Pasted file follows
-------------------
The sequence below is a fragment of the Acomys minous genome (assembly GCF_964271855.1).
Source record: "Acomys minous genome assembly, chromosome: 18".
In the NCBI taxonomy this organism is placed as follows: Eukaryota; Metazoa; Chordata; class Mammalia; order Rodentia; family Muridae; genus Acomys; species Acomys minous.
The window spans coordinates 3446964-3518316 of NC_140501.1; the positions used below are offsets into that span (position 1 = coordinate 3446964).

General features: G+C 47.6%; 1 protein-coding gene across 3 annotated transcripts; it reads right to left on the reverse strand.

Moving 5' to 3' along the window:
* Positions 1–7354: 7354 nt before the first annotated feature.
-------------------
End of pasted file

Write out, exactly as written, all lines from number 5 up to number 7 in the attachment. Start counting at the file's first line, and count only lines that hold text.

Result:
General features: G+C 47.6%; 1 protein-coding gene across 3 annotated transcripts; it reads right to left on the reverse strand.

Moving 5' to 3' along the window:
* Positions 1–7354: 7354 nt before the first annotated feature.